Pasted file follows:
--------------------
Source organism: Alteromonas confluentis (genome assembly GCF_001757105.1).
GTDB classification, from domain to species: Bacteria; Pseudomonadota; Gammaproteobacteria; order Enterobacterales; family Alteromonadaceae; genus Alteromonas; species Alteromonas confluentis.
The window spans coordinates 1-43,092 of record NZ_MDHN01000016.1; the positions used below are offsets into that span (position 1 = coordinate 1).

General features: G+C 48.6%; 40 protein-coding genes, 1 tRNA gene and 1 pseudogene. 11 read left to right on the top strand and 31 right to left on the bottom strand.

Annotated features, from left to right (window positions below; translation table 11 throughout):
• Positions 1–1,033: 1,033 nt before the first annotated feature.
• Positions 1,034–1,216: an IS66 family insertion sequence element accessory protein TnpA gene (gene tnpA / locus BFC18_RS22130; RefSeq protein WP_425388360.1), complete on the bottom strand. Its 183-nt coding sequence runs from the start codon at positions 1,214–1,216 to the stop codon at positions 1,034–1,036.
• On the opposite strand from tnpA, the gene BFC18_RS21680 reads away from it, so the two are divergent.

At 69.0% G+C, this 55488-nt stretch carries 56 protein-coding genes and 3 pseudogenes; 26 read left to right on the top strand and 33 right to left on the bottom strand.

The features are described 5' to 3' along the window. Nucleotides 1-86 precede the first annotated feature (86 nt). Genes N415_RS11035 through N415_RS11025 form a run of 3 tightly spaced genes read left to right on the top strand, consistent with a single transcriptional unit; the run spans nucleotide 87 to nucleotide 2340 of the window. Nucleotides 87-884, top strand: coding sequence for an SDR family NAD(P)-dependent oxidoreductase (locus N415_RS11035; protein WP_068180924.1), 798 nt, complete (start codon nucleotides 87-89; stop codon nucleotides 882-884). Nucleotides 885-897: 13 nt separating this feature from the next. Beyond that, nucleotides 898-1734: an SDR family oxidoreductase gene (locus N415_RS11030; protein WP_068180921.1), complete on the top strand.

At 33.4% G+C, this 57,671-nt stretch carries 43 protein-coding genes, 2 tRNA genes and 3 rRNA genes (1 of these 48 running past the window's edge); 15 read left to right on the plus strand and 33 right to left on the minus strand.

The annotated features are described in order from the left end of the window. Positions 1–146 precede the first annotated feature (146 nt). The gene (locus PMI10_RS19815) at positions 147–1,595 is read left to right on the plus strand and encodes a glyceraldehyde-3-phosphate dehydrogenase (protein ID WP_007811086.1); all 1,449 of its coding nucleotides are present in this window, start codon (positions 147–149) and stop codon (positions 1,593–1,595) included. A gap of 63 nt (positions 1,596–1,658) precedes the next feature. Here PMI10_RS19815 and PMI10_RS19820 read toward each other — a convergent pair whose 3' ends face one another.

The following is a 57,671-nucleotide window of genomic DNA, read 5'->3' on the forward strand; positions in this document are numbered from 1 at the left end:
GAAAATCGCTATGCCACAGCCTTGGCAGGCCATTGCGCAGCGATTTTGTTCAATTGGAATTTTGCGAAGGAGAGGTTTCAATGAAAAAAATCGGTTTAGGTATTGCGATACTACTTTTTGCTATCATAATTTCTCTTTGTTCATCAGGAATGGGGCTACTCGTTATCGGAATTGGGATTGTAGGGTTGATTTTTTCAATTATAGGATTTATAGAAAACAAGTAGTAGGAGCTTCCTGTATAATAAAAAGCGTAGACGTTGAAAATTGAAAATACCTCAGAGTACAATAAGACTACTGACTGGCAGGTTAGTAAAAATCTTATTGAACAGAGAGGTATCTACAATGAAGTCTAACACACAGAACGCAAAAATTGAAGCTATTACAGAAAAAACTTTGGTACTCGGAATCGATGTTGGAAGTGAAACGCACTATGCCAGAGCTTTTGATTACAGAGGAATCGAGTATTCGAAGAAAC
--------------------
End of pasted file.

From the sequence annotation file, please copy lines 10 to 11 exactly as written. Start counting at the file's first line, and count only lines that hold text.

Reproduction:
The features are described 5' to 3' along the window. Nucleotides 1-86 precede the first annotated feature (86 nt). Genes N415_RS11035 through N415_RS11025 form a run of 3 tightly spaced genes read left to right on the top strand, consistent with a single transcriptional unit; the run spans nucleotide 87 to nucleotide 2340 of the window. Nucleotides 87-884, top strand: coding sequence for an SDR family NAD(P)-dependent oxidoreductase (locus N415_RS11035; protein WP_068180924.1), 798 nt, complete (start codon nucleotides 87-89; stop codon nucleotides 882-884). Nucleotides 885-897: 13 nt separating this feature from the next. Beyond that, nucleotides 898-1734: an SDR family oxidoreductase gene (locus N415_RS11030; protein WP_068180921.1), complete on the top strand.

At 33.4% G+C, this 57,671-nt stretch carries 43 protein-coding genes, 2 tRNA genes and 3 rRNA genes (1 of these 48 running past the window's edge); 15 read left to right on the plus strand and 33 right to left on the minus strand.